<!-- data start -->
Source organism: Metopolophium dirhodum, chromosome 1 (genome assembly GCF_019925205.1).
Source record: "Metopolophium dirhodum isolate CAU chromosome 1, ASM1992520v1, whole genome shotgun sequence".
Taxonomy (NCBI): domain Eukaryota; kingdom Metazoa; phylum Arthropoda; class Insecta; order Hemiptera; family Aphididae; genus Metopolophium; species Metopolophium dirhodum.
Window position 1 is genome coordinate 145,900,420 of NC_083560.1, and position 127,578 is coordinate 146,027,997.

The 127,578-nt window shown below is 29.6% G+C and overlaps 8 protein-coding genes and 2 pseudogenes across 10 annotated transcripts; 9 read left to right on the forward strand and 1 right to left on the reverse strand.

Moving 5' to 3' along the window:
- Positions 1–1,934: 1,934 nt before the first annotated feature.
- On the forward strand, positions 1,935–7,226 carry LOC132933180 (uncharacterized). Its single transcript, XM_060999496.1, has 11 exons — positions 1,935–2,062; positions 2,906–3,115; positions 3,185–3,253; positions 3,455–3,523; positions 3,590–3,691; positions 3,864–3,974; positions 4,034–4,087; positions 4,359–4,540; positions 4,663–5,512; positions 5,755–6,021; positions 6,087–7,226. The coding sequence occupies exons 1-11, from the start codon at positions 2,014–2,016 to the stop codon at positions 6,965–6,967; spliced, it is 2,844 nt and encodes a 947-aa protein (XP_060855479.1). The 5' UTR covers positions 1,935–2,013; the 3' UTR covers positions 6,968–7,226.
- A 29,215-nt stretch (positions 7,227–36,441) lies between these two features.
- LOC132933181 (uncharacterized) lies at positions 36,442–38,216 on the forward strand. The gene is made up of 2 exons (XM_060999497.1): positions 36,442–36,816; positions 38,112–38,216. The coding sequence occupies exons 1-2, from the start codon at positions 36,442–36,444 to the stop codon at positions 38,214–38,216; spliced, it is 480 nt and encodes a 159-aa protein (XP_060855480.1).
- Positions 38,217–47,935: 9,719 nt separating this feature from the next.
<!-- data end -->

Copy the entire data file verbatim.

Source organism: Metopolophium dirhodum, chromosome 1 (genome assembly GCF_019925205.1).
Source record: "Metopolophium dirhodum isolate CAU chromosome 1, ASM1992520v1, whole genome shotgun sequence".
Taxonomy (NCBI): domain Eukaryota; kingdom Metazoa; phylum Arthropoda; class Insecta; order Hemiptera; family Aphididae; genus Metopolophium; species Metopolophium dirhodum.
Window position 1 is genome coordinate 145,900,420 of NC_083560.1, and position 127,578 is coordinate 146,027,997.

The 127,578-nt window shown below is 29.6% G+C and overlaps 8 protein-coding genes and 2 pseudogenes across 10 annotated transcripts; 9 read left to right on the forward strand and 1 right to left on the reverse strand.

Moving 5' to 3' along the window:
- Positions 1–1,934: 1,934 nt before the first annotated feature.
- On the forward strand, positions 1,935–7,226 carry LOC132933180 (uncharacterized). Its single transcript, XM_060999496.1, has 11 exons — positions 1,935–2,062; positions 2,906–3,115; positions 3,185–3,253; positions 3,455–3,523; positions 3,590–3,691; positions 3,864–3,974; positions 4,034–4,087; positions 4,359–4,540; positions 4,663–5,512; positions 5,755–6,021; positions 6,087–7,226. The coding sequence occupies exons 1-11, from the start codon at positions 2,014–2,016 to the stop codon at positions 6,965–6,967; spliced, it is 2,844 nt and encodes a 947-aa protein (XP_060855479.1). The 5' UTR covers positions 1,935–2,013; the 3' UTR covers positions 6,968–7,226.
- A 29,215-nt stretch (positions 7,227–36,441) lies between these two features.
- LOC132933181 (uncharacterized) lies at positions 36,442–38,216 on the forward strand. The gene is made up of 2 exons (XM_060999497.1): positions 36,442–36,816; positions 38,112–38,216. The coding sequence occupies exons 1-2, from the start codon at positions 36,442–36,444 to the stop codon at positions 38,214–38,216; spliced, it is 480 nt and encodes a 159-aa protein (XP_060855480.1).
- Positions 38,217–47,935: 9,719 nt separating this feature from the next.